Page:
Chapter 1, because serendipity
I joined all the dating sites.
Two, really, but if you are pretty much everyone I’m friends with (that is my age, anyway), you’re married or partnered off, so you don’t know how taxing it feels to be on dating apps. It is 100% true that the people I find attractive rarely find me attractive, or when there’s a magical match (gasp! we like each other’s profile!) we’re three messages in and he says:
So, do you want to meet up for a drink or do you just want to suck face?
My requirements for anyone that I’m going to spend time with, casually or not, are as follows: within 30 miles, funny, kind, responsible, attractive. That’s it. Attractive is last because if all of the other things aren’t true then they aren’t actually attractive – which kind of makes the process of filtering through people on sites difficult, y’know? If I look at the people that I’ve found attractive over my life, the attraction has been born from my love for their personality – and honestly, if someone can’t make me laugh it’s all over. And how do you figure that out from a profile? It takes a significantly funny person – like famous-person funny – to manage a funny profile without sounding arrogant or idiotic. In addition, with years and years of therapy my true partner in life (my therapist) has helped me figure out that because of some deep rooted hurt from my childhood (soooo ridiculously over-therapy-y talk, am I right?) I am built to find people attractive that are somewhat withdrawn – either from life in general, or from me. I mean, I’m working on it guys – but it essentially means that someone swiping right on me means I have to overcome some ridiculous obstacles.
I just wanted you to understand where I am at before I tell you what just happened to me. And to be clear: I have a solemn vow to not hash out dates here – because I don’t think anyone will want to date someone knowing they could end up on a blog that is viewed by: some people. But this is just – well – here we go.
I matched with someone – and he checked all the boxes. Within 30 miles. We’ll call him Bill. From his profile and our initial talks – kind. Funny. Seemingly responsible. We texted back and forth for a few weeks – really, only because I was terrified to go on a date with someone I’d never met. I’ve done that maybe 3 or 4 times in my life – at least a decade ago, and just couldn’t see it happening, in my head? What would we say? And if it was horrible – how would I leave? What if I showed up and he said something about how I didn’t look like my profile pictures? (Doesn’t that always happen on bad sitcoms? Further, haven’t large parts of my life read like bad sitcoms?) We managed to get to the point that we picked a week to go out – we’d moved to phone texting at this point rather than through the app, and he said:
So what night works for you?
And then I disappeared.
I mean I didn’t really – I was always right here, with you guys, but for him, I fell off the planet. I didn’t respond. To be fair, as YOU GUYS know, I was dealing with some heavy depression and had gone into the whole dating thing as a distraction from that, which kind of meant that I wasn’t in the right space to be finding a relationship with someone else, even if it was casual. So when I disappeared, I justified it – I was on the floor. Bill just didn’t know that.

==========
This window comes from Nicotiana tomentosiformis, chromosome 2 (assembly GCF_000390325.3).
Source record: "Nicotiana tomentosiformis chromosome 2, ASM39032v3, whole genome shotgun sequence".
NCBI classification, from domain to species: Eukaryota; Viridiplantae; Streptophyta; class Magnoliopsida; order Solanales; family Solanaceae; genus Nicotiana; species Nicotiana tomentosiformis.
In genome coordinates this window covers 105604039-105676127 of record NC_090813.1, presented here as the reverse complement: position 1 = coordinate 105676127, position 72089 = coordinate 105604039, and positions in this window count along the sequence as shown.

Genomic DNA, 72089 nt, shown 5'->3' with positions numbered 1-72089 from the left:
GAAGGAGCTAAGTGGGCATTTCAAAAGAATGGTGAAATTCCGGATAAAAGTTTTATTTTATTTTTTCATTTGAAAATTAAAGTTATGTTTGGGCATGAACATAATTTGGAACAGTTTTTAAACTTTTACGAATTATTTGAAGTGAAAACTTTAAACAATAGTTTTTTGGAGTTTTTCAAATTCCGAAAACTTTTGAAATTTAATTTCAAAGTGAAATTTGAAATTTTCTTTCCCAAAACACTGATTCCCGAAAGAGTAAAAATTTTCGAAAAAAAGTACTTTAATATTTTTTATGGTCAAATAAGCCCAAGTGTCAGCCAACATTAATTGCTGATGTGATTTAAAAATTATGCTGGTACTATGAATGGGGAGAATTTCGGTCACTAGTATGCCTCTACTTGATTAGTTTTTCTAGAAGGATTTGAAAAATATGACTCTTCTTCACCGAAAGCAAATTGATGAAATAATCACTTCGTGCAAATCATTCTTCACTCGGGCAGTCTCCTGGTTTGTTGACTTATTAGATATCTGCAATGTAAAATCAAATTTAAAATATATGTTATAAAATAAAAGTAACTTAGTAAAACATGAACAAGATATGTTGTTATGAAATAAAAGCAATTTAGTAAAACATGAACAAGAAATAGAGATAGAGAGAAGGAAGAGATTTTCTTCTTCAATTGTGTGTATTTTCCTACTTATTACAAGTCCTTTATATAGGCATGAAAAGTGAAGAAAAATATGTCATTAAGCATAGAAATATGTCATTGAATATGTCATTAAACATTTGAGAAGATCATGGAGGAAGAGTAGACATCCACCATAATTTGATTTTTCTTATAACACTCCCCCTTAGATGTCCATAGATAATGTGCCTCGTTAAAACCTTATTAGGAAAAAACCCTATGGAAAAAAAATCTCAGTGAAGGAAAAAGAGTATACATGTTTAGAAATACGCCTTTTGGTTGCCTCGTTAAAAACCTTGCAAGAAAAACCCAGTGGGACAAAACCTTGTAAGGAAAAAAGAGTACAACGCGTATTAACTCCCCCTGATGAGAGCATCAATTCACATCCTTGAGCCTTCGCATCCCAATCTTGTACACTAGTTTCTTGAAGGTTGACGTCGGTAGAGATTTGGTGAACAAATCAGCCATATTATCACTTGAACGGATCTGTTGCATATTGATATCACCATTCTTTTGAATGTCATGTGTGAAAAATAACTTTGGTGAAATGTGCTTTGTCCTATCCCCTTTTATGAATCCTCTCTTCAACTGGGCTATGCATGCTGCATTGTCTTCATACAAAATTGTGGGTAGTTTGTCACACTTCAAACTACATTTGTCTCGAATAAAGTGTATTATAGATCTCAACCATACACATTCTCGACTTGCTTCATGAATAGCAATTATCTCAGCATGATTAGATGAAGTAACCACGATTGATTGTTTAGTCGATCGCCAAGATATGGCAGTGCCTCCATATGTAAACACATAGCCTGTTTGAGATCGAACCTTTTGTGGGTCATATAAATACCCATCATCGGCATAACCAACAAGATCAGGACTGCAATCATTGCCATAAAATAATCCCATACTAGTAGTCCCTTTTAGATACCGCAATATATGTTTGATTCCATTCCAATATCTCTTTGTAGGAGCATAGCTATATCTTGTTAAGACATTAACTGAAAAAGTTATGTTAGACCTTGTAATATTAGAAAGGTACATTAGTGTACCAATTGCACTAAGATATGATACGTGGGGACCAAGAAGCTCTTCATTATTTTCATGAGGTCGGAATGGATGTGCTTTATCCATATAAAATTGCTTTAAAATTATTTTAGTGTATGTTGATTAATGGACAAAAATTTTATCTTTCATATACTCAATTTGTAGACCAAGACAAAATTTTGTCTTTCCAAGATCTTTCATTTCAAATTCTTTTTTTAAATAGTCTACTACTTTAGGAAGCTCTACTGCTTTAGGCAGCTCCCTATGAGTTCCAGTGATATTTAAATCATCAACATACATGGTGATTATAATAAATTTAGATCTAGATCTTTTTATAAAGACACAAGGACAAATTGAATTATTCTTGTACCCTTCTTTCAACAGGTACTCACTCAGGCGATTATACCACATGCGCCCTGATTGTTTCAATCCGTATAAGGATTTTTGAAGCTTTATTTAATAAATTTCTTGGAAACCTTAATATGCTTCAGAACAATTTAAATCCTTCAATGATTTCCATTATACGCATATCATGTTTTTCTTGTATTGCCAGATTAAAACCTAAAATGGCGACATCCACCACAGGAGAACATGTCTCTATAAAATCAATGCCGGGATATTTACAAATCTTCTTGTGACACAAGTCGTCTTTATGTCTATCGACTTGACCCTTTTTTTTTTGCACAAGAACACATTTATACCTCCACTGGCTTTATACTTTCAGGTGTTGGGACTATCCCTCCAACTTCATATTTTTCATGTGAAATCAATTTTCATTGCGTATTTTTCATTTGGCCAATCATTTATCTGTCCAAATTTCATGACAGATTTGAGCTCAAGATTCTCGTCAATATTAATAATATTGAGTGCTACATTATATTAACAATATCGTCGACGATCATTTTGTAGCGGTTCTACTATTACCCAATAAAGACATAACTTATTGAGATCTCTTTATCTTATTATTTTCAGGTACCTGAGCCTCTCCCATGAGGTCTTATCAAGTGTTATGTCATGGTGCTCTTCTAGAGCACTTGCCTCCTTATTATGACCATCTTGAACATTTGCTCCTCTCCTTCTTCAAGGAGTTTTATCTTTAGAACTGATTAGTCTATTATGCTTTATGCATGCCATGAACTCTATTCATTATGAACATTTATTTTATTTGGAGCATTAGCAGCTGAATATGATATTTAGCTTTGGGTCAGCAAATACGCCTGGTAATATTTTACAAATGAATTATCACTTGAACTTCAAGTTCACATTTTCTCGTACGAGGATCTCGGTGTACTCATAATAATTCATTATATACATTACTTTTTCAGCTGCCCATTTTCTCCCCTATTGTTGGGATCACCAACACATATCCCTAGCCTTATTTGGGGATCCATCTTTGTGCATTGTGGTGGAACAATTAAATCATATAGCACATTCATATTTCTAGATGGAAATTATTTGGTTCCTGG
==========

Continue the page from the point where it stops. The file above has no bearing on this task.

Cut to a solid two months later, about a month ago. I’m good. About 6 weeks into anti-depressants. Sleep. Exercise. Church. Volunteering. Meditation. Time with friends that I love and that love me. High off the best anonymous letter I could have ever received (thank you again, angelic person, I am still in grateful disbelief at your words). Walking into work through the coffee shop downstairs, where Bill is sitting at the counter, looking up from his coffee just as I’m looking up from my phone, immediately recognizing me as I recognize him, panic settling in my stomach as he says, ‘Hello!’ – clearly directed my way, while I hurriedly keep walking, and immediately call my friend Jen, replaying the whole story in an anxious panic.
‘Text him now. Text him because it’s weird and crazy and if you address it right away it won’t be weird anymore,” she said.
But I didn’t – because I deleted his number, along with the app I found him on, and I was on my way to work – and the investigation I would have had to do to find him would require time I didn’t have, so I marched to my desk, and about a minute later, received a text from a number that wasn’t saved in my contacts:
You just walked by me in Lil’s.
I laughed. Out loud. Because if the situation was reversed, and someone had dropped out of sight after I asked them what night worked for them, I wouldn’t even have been able to say hello, I don’t think – and I definitely wouldn’t have been able to text them to document the fact that yet again, I had been blown off, only in person this time.
So I replied. And told him a vague version of what happened when I’d blown him off. And, we set a date to get a drink. Because serendipity, right?
I set parameters that I thought would make me feel safe. He’d meet me after work. Anna had plans with her friends about an hour later, so I only had an hour. If it was great, we could see each other again. If it was notsogreat, I would be in pain for less than an hour.
I wore a black wrap dress, boots, and my favorite coat. I did my hair. I made myself look as casually cute as I could, because what I would want to wear – less clothes than a cold Maine New England really allows – would make me look like I didn’t know how to take care of myself. It was 10 degrees out, y’know? I opened to the door to the bar, my eyes adjusted to the room, and he looked up, smiling at me from his seat.